By Kim Herbert and Liz Holtz
After reviewing animal cruelty cases in the media for the last few months, our (very) unscientific study concluded that one out of three animal cruelty cases covered by local media outlets included a quote from a law enforcement officer or an animal shelter employee asserting that it was the worst case of animal cruelty they’ve ever seen. But the truth is that these cases barely scratch the surface of the countless instances of animal abuse that are never reported, investigated, or brought to trial.
News stories that include the quote “it was the worst I have ever seen” are troubling because the reality is that government officials (animal control, police or otherwise) see such a negligible fraction of animal abuse. Further, assigning extremes like “the worst” makes each case seem like it’s an outlier. It’s not. The blame isn’t on the officials making these statements. These officers are not lying or exaggerating. They are almost certainly speaking from the heart.
But the reality is that animal cruelty is massively underreported. Most cases that reported are not investigated. And most cases that are investigated are not prosecuted. The Animal Rescue League of Boston suggests that only one in five cases of animal abuse are reported. Anyone who has worked in animal protection, volunteered for a Trap-Neuter-Return group, or even fostered for a rescue group probably knows about a cruelty incident that the police declined to investigate.
People who care about animals know this needs to change. But every single person should care about prosecuting crimes against animals. Aside from the obvious reasons of protecting innocent animals, we now know that there is a concrete link between abuse of animals and violence against humans. Seventy six percent of animal abusers are also terrorizing a human family member, according to the Association of Prosecuting Attorneys. The Federal Bureau of Investigation (FBI) now tracks animal cruelty data as an indicator of future violent crimes. The only way to reverse this trend is to report animal cruelty (even though you will likely be ignored) and pressure legislators, prosecutors, judges, and law enforcement officials to take cruelty seriously.
Bystanders are often hesitant to report animal abuse. Sometimes they doubt that the abuse is legitimate. Far too often, witnesses assume that someone else will report the crime. Many communities are frustrated with a lack of response from law enforcement and do not see the value in reporting. But it’s still better to report suspected abuse than do nothing. Further, a report gains traction when multiple sources are calling it in; and law enforcement may well need a push from the community.
We also must pressure our own officials to put resources into investigating animal cruelty. A 2010 ASPCA study found that only 19% of law enforcement professionals have received formal animal cruelty training and a mere 30% know their jurisdiction’s animal cruelty penalties. The study proposes the top reasons why animal cruelty is under-investigated: such cases are not a priority for supervisors, there is a lack of training on how to handle animal cruelty cases, and the community has no facilities to keep animal victims seized from their abusers.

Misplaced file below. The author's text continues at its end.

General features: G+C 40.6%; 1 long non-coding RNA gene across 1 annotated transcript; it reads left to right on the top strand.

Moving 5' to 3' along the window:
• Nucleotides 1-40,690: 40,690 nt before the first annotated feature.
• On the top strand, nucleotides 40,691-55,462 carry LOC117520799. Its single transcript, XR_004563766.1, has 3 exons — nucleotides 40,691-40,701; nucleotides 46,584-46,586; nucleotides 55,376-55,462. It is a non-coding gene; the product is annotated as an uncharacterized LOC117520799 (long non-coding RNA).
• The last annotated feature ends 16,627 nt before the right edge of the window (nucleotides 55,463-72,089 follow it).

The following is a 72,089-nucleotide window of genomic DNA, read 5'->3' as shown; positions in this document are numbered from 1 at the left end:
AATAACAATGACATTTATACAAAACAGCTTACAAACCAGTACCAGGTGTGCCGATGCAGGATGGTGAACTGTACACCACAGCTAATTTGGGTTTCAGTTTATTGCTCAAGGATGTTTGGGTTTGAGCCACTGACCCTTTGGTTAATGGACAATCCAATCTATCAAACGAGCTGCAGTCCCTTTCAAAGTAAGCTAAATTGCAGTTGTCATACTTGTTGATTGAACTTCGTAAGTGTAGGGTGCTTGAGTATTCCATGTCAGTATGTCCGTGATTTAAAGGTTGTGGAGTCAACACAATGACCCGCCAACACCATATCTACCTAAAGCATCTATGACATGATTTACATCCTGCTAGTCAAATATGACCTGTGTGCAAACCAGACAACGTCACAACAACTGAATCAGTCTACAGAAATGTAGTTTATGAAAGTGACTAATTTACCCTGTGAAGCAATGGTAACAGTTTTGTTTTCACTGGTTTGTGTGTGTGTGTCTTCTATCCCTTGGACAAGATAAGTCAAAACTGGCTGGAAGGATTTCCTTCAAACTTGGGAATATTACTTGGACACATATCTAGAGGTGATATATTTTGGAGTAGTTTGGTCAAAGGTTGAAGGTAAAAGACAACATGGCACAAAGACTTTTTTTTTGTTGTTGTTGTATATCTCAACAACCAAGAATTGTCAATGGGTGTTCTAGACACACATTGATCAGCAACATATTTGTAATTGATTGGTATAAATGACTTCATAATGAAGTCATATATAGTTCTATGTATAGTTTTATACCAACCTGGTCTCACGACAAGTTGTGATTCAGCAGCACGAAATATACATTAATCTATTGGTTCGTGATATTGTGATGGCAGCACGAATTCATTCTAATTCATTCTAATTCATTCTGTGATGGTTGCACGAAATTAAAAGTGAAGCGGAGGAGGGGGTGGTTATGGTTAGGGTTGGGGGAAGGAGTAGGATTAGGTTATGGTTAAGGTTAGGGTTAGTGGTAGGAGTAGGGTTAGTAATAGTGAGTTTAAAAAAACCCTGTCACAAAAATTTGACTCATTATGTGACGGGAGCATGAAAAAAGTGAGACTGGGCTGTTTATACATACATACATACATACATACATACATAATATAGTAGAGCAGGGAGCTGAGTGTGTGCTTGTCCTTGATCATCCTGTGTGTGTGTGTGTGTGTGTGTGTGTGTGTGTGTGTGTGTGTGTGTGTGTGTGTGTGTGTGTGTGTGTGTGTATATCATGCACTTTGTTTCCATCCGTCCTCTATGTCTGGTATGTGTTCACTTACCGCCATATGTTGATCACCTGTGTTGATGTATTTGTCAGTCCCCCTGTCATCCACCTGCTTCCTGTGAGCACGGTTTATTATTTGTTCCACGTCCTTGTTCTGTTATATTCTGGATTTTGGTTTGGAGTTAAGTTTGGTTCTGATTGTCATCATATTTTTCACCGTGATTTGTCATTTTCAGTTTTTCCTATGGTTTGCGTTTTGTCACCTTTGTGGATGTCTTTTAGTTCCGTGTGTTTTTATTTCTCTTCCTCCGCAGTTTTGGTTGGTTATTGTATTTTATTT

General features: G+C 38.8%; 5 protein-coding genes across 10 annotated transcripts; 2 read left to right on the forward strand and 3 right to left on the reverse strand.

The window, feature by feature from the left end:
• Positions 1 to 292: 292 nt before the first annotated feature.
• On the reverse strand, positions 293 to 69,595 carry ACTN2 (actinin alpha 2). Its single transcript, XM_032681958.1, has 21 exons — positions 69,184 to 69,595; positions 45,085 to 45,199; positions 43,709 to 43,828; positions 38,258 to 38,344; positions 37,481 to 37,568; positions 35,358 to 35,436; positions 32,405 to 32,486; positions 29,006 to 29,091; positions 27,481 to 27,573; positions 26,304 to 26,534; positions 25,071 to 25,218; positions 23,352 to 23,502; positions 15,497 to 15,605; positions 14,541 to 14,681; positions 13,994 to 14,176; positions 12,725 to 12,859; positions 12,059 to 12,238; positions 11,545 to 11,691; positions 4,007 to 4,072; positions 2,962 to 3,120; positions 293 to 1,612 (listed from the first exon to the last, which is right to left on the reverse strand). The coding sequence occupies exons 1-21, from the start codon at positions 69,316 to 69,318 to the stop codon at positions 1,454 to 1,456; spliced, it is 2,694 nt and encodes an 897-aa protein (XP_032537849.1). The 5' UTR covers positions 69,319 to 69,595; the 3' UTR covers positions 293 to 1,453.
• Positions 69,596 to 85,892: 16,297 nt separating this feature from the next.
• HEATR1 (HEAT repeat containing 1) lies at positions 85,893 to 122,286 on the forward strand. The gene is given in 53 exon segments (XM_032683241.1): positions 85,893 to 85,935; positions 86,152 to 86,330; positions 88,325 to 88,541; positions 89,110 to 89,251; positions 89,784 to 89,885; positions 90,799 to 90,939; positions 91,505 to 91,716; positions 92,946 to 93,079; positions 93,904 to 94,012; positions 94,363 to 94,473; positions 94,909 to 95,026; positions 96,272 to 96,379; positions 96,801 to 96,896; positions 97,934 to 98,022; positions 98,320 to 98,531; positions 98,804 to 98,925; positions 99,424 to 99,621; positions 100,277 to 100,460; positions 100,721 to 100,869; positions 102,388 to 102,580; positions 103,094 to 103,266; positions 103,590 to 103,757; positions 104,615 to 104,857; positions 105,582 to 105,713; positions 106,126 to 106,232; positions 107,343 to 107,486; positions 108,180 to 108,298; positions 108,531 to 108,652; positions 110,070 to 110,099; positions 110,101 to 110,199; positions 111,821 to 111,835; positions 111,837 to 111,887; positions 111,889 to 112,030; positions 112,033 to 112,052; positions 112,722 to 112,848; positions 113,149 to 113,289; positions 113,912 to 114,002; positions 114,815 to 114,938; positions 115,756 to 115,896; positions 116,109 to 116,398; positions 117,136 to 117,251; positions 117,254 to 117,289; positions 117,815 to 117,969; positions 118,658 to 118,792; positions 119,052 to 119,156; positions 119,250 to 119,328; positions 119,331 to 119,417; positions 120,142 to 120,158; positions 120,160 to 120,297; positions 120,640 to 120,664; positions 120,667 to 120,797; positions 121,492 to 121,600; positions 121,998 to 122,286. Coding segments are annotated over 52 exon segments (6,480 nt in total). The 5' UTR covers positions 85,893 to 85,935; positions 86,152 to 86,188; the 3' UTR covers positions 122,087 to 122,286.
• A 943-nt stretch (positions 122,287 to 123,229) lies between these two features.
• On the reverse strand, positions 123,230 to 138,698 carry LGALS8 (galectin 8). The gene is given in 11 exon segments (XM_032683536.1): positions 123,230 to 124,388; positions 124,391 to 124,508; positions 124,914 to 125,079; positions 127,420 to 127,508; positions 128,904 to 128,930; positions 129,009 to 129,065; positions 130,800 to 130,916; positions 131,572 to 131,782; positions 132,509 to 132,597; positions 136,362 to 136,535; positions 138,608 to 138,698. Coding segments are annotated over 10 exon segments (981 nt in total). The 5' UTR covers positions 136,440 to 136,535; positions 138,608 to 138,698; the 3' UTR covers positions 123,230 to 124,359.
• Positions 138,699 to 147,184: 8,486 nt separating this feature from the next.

We have resources on our website so you can advocate for animal victims in your own community. Check out Increasing Prosecution of Animal Cruelty: Next Steps for Communities and Increasing Prosecution of Animal Cruelty: Talking Points as well as more background information about the link between violence against animals and violence against humans.
Please report any abuse you witness—including animal cruelty. National Link Coalition provides a state by state listing of agencies with which you can file a report.
Collection of 2017 News Stories about the “Worst” Animal Cruelty Cases:
Mississippi – Horse recovering after being sexually abused, mutilated
New York – DA Brown prosecuting dog abuse case
North Carolina – Exclusive look inside ‘chamber of horrors’ animal abuse case
North Carolina – Rescued, neglected pup faces long road to recovery
Pennsylvania – Humane Pennsylvania Seeks Action for Animal Abuse Case
Rhode Island – Westport farm tenants in court
West Virginia – More than 100 neglected animals removed from farm
Elizabeth ‘Liz’ Holtz is For All Animals’ director of legislative affairs. She is an animal rights attorney and lifelong animal advocate. Liz manages For All Animals’ coalition efforts to pass state laws that protect animals—like strengthening anti-cruelty laws—and defeating laws that harm animals—like ag-gag laws. She also oversees For All Animals’ Attorney at Paw program, which provides assistance to advocates interested in passing laws and ordinances that protect animals on a local level.
Cornell University: College of Agriculture and Life Sciences, Candidate for Bachelor Science Degree in Animal Science, May 2018. Guardian to Phoebe, a Brittany Pointer, and Chester and Harley, two tuxedo cats.
“I am so excited to be interning at For All Animals because I want to become a more effective advocate for animals and help others to do the same!”